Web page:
The latest report from Michael Walter:

The garden gnome’s fisherman’s stool, or fly agaric toadstool, has not been much in evidence, but one species that was quite abundant this autumn was Lycoperdon perlatum (sorry, no English name), which is a type of puffball – not the football-sized monstrosity that garners all the photographic attention, but much more restrained, and none the worse for that.  Its spore dispersal mechanism is shared with all the other puffballs;  when mature, an opening develops in the crown of the fungus, and then the least disturbance – even a raindrop - causes it to emit a little puff of spore smoke, like a rather sedate volcano.  Its distinguishing feature is a covering of pointed granules that give the whole fungus a very rough appearance.  Finally, you may have come across lumps of decaying wood that are stained with bright turquoise patches, without knowing what caused them.  Much less frequently you may track down the culprit - the green elf cup, a tiny fungus of the same colour, and with a ten-syllable Latin name that I won’t trouble you with!  Nowadays it is just a curiosity, but in the 18th and 19th centuries there was an artisan industry around Tonbridge and Tunbridge Wells, producing what became known as Tunbridge ware.  This was extremely fine decorative woodwork with intricate, inlaid patterns created using wood of various colours, and the blue-green fungal-stained wood was much sought after to add an exotic splash of brightness to the design. A range of Tunbridge ware furniture and knick-knacks is on view in Tunbridge Wells museum.

 

While hunting for fungi, I wandered out onto a small area of heathland.  Covered largely in a carpet of ling and little else, it is pock-marked with small circular patches of other vegetation.  These are relics of former management, where heather has been cut and then burnt on a bonfire.  The blaze killed off the underlying heather roots, and the nutrients in the wood ash have allowed a much more diverse flora to develop.  Initially the bonfire site is colonised by rosebay willowherb, one of the few species capable of surviving in such a harsh environment, but as some of the concentrated nutrients are leached downwards, and the organic component of the soil that was consumed in the fire gradually builds up once more, so other species can colonise – thistles, rushes, grasses and much more besides – plants that would not otherwise be found in the heath.  These spots are ghost-like reminders of former human activity, and you can roughly gauge the time that has elapsed since the fire – in many cases more than thirty years - by the species composition.  On this occasion I found a single plant of Canadian fleabane, an invader, as its name suggests.  Definitely not one of Nature’s more glamorous plants, it is remarkably successful at colonising sites that our native species struggle to thrive in, happily growing in paving cracks, and perfectly at home on a bonfire site.  A member of the daisy family, it produces a wealth of seeds – diminutive dandelion parachutes - that could be wafted on the wind from some scrap of marginal habitat outside the wood.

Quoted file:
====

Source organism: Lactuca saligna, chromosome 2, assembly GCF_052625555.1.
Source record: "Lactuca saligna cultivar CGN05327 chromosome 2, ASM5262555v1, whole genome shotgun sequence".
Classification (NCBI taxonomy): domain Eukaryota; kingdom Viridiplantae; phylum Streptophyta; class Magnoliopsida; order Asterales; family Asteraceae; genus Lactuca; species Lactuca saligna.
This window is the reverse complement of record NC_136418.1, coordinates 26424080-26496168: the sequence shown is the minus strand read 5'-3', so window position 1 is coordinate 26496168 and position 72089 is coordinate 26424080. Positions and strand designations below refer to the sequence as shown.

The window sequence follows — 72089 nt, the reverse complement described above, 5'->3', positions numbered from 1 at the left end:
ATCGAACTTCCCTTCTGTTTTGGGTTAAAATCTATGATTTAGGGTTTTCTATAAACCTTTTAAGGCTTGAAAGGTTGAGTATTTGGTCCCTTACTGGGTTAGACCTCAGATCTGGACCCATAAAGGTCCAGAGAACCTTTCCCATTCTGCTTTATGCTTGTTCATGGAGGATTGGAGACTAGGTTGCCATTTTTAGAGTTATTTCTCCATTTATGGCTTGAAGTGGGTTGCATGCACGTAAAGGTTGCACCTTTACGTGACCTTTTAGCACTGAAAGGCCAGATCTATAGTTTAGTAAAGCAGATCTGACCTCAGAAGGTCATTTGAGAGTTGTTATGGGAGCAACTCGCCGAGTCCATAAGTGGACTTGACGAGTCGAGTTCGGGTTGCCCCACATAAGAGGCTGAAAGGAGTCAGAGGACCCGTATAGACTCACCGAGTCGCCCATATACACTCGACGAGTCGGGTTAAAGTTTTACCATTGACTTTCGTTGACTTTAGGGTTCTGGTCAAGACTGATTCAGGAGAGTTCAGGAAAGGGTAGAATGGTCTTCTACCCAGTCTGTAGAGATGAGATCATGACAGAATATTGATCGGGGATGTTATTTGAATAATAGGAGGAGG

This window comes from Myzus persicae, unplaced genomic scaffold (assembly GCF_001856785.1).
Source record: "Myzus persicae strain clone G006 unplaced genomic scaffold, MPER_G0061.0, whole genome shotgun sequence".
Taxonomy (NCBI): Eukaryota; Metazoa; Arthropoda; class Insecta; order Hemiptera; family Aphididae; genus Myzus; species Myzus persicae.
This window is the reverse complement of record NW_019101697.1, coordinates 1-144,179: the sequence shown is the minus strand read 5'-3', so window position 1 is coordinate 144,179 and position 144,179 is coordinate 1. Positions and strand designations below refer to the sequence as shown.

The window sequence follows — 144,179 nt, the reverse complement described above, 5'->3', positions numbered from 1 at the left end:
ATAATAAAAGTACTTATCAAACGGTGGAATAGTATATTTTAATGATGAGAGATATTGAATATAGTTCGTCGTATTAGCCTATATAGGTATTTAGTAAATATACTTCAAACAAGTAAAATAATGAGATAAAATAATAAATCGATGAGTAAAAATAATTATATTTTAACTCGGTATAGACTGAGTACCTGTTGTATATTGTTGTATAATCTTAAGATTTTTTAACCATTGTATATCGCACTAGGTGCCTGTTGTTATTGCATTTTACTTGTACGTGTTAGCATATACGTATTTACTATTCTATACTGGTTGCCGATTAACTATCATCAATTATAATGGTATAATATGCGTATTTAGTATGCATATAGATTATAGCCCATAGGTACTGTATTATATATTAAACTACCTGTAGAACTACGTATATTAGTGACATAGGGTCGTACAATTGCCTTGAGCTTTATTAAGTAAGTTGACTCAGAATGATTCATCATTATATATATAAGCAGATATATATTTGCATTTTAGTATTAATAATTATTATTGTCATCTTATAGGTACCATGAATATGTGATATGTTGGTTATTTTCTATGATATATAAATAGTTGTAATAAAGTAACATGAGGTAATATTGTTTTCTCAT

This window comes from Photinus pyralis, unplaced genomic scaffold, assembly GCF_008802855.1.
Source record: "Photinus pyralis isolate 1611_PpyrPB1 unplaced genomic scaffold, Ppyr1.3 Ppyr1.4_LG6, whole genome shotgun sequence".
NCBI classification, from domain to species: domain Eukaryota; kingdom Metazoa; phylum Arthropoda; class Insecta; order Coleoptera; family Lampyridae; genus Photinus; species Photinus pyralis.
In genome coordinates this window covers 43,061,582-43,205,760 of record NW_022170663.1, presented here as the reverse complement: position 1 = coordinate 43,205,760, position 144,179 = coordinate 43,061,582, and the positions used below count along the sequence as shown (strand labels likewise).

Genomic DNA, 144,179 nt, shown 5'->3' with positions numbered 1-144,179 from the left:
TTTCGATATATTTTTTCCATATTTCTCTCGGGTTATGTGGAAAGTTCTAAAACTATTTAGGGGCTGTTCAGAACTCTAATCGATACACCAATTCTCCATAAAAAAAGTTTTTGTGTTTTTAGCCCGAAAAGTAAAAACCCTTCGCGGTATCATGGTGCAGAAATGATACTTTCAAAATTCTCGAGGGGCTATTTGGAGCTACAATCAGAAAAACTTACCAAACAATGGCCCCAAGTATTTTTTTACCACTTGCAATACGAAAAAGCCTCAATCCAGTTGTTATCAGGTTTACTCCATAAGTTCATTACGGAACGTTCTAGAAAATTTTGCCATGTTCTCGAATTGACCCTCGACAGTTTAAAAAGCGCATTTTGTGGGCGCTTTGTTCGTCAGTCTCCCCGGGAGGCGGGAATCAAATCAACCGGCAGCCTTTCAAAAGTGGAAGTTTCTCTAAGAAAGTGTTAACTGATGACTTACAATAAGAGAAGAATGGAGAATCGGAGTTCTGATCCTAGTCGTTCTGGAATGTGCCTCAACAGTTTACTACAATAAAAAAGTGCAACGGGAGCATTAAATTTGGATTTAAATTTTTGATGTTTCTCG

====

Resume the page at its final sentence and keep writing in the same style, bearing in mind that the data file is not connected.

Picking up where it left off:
The stream dams I described last month are now functioning, with water piling up behind, and then spilling over the surrounding land to flow down long-forgotten former stream channels.  You can find out more by coming to the RSPB Canterbury Group’s meeting at 7.30pm on 10th December, when Milo Sumner, the project’s Community Engagement Officer, will be talking about the rewetting project.  All are welcome to attend in Blean village hall, School Lane, Blean  CT2 9JA.  Admission is £5 for non-group members, with free festive refreshments and quizzes to follow.

 

Michael Walter

Lycoperdon perlatum

Dead wood stained by green elf cup fungus

Tiny green elf cups – photo courtesy of Keith Watson

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